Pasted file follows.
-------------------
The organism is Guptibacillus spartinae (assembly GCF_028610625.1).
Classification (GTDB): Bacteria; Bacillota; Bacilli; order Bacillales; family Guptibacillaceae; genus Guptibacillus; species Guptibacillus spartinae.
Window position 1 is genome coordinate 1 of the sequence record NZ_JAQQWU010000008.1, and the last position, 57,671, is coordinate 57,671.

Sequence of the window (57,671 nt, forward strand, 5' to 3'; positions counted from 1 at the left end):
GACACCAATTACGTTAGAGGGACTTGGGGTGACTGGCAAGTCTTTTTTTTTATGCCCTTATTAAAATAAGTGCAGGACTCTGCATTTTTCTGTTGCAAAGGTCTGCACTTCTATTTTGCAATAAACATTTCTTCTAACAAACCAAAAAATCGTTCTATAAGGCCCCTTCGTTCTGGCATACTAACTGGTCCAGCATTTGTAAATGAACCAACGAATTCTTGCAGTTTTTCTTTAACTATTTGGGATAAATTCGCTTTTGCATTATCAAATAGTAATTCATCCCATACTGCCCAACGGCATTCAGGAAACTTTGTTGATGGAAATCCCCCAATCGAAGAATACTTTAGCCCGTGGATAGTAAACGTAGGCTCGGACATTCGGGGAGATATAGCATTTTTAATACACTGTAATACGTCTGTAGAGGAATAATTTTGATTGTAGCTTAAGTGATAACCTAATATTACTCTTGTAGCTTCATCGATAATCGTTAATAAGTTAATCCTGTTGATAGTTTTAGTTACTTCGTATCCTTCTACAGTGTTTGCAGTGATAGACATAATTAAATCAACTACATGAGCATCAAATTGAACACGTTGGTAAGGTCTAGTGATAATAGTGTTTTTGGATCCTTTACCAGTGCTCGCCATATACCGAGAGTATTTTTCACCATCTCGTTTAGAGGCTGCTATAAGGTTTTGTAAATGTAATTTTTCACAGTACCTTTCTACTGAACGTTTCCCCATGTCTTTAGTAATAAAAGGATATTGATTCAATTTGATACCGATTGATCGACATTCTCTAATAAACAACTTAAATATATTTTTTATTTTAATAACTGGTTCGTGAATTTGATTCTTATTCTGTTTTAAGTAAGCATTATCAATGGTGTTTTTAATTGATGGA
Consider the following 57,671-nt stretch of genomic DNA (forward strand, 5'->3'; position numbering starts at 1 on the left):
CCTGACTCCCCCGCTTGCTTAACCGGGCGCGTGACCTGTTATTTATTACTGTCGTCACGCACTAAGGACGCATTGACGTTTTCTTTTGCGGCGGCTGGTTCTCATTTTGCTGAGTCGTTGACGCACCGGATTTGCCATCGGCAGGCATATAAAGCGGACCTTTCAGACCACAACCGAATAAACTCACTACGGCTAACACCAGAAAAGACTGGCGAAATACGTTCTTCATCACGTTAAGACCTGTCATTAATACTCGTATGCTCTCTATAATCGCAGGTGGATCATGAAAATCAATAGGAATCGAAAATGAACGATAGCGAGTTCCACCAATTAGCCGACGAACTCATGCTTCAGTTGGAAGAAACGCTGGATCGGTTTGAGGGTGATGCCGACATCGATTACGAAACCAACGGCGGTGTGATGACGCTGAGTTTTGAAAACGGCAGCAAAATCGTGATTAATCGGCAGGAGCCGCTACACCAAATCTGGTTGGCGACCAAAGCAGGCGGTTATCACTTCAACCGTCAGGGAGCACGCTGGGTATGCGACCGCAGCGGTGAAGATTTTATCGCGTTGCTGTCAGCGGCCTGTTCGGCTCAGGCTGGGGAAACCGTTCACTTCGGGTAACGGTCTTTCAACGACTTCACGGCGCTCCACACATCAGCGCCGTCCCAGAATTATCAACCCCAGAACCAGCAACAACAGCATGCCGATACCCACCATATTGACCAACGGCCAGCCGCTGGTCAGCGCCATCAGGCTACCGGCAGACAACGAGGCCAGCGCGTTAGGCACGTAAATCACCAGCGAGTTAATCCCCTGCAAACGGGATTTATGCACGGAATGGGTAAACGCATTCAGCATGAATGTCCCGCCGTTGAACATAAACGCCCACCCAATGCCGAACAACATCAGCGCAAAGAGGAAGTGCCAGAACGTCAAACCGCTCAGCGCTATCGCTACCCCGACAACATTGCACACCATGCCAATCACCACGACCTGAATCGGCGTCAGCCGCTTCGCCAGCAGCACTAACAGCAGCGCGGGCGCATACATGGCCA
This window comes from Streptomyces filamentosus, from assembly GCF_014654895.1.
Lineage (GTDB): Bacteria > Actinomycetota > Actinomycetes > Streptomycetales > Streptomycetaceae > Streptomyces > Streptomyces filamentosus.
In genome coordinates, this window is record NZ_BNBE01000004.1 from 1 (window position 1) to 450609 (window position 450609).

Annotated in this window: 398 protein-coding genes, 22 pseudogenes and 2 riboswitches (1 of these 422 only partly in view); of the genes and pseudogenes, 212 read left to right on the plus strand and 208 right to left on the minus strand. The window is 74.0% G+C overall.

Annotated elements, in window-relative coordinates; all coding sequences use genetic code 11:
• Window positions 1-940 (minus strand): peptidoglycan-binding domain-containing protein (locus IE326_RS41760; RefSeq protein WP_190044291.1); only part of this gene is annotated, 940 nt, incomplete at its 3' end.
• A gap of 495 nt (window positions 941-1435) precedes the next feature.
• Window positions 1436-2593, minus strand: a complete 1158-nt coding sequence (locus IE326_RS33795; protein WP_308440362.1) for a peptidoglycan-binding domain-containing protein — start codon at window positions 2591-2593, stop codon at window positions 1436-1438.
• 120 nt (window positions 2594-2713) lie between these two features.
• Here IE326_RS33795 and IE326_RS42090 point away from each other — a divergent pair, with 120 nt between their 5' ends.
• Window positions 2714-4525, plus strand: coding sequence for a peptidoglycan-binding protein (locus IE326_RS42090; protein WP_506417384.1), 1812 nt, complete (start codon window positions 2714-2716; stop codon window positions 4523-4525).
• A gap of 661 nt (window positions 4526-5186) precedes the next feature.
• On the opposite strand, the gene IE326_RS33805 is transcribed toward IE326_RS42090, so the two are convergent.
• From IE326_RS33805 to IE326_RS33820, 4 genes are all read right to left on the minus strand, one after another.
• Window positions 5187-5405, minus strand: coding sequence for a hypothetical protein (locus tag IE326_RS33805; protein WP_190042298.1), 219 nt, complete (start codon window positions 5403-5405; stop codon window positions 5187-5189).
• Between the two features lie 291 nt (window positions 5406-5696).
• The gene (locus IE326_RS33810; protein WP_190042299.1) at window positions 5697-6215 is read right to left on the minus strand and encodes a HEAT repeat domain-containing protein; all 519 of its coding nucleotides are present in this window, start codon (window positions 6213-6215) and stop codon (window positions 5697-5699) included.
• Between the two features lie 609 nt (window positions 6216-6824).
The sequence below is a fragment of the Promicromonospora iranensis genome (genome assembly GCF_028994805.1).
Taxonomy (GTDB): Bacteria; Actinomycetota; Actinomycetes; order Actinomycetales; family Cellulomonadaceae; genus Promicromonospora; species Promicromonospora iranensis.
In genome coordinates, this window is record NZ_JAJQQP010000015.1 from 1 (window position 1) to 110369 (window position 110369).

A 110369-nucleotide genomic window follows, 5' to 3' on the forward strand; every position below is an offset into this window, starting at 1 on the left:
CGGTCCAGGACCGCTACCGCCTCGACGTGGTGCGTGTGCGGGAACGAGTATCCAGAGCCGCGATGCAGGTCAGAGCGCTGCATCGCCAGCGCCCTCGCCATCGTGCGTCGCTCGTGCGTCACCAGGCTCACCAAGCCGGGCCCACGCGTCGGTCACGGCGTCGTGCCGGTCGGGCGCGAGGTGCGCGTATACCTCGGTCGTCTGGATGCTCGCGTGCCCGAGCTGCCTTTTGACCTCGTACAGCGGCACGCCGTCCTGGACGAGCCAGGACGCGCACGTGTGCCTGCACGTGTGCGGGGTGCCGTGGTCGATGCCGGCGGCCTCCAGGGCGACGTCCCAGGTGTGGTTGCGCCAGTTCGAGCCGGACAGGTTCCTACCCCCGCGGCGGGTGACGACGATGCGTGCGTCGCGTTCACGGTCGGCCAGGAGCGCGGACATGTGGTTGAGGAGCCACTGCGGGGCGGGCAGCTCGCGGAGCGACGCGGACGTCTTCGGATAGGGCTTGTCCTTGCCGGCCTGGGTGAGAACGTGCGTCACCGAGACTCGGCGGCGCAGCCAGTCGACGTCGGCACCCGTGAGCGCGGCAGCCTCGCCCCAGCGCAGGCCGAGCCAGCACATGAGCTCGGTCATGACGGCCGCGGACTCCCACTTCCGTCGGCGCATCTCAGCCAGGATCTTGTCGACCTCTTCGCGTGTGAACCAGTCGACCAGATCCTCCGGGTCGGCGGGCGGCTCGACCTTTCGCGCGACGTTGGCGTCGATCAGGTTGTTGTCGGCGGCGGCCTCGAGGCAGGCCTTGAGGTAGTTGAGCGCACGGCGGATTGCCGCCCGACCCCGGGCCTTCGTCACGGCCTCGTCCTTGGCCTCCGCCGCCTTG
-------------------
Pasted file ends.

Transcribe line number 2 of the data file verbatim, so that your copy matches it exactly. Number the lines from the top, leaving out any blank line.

Classification (GTDB): Bacteria; Bacillota; Bacilli; order Bacillales; family Guptibacillaceae; genus Guptibacillus; species Guptibacillus spartinae.